If there’s one thing that all the analysis of the Millennial generation agrees on, it’s that working Millennials care about purpose over just their pay cheque.
“Giving your young employees a purpose will enable them to envision a future with your company … If an organisation is unable to map out a road plan, a purpose of employment, it will unfortunately notice a high 0-2 year turnover” explains Prof. Karl Moore. We’ve found in our own research that you can notice people leaving up to 9 months beforehand and poor engagement is one of the direct causes for employees leaving their job.
Considering Millennials will make up more than 75% of the global workforce in less than five years, effectively communicating your organisation’s raison d’etre is becoming more important every day. Well written vision and mission statements can be two of your most useful assets to do so.
Along with defining purpose, these statements can also help align your organisation – speeding up decision making and lessening the chances of projects operating at odds with your company’s real goals.
What is the difference between a vision and a mission statement?
First it’s important to clear up any potential confusion about each statement – they are not (as some people suggest) interchangeable, they are written differently and serve different purposes.
LinkedIn CEO, Jeff Weiner wrote the best descriptions of these statements that I’ve read. Here are his definitions, followed by LinkedIn’s vision and mission:
Vision – The dream; a team’s true north. Primary objective is to inspire and create a shared sense of purpose throughout the company.
Create economic opportunity for every member of the global workforce.
Mission – Overarching objective of the organization; should be measurable, achievable, and ideally inspirational. Should not be used synonymously with a vision statement. A great mission statement is brief, easy to remember, minimizes the use of the word « and » (to prevent a laundry list), shouldn’t require follow-up clarifying questions when first presented, and ideally proves to be uniquely identifiable to the company, i.e. wouldn’t be confused for another company’s mission.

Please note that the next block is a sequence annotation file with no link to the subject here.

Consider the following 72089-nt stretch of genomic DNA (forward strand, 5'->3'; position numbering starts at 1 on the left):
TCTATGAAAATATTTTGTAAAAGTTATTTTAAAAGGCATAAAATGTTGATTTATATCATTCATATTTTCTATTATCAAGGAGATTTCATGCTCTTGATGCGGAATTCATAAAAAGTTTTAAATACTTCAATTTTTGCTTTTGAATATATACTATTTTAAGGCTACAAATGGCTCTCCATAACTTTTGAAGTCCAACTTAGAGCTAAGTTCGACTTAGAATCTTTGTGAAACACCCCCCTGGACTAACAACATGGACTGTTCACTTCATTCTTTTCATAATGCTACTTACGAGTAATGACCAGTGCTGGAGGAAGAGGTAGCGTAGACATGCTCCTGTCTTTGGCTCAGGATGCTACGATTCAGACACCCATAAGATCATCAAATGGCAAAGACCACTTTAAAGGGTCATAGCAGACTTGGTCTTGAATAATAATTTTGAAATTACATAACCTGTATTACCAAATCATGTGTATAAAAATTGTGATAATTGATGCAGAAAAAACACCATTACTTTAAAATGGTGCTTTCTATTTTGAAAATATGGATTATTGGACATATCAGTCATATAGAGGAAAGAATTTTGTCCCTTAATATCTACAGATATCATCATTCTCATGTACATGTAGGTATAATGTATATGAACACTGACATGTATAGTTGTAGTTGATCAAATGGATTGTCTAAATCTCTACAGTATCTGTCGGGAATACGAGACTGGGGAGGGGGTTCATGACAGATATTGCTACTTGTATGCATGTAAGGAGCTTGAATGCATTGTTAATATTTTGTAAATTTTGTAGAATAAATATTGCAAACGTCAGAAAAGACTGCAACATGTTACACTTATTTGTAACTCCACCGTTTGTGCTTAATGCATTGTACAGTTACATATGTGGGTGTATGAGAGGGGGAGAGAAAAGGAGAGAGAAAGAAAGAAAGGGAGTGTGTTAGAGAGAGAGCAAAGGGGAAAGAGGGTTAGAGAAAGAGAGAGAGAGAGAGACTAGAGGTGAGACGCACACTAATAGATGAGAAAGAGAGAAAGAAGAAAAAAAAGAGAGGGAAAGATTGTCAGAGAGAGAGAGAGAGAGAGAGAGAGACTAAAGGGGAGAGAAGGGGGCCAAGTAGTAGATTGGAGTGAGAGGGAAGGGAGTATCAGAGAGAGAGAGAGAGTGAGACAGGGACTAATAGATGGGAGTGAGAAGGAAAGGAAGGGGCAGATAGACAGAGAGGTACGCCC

Connect the world’s professionals to make them more productive and successful.
The easiest way to differentiate the two statements is to see the vision as the ultimate (potentially even unreachable) goal of an organisation, followed by the mission that outlines what the company would have to do consistently and excellently to make this vision a reality.
Tips and examples for writing your vision and mission statements
Now we’ve looked at the different roles of these statements let’s move on to the process of formulating our own. In contrast to the LinkedIn examples, I’m going to write vision and mission statements for a local record store to demonstate how this format suits businesses of any size.
It’s important to complete your vision statement first. Get started by writing down answers to the following questions (I’ve put my answers for the record store in italics). At this stage it’s a good time to involve a wider group in your company. You could ask all your co-founders, leadership team, or even every employee to answer these questions: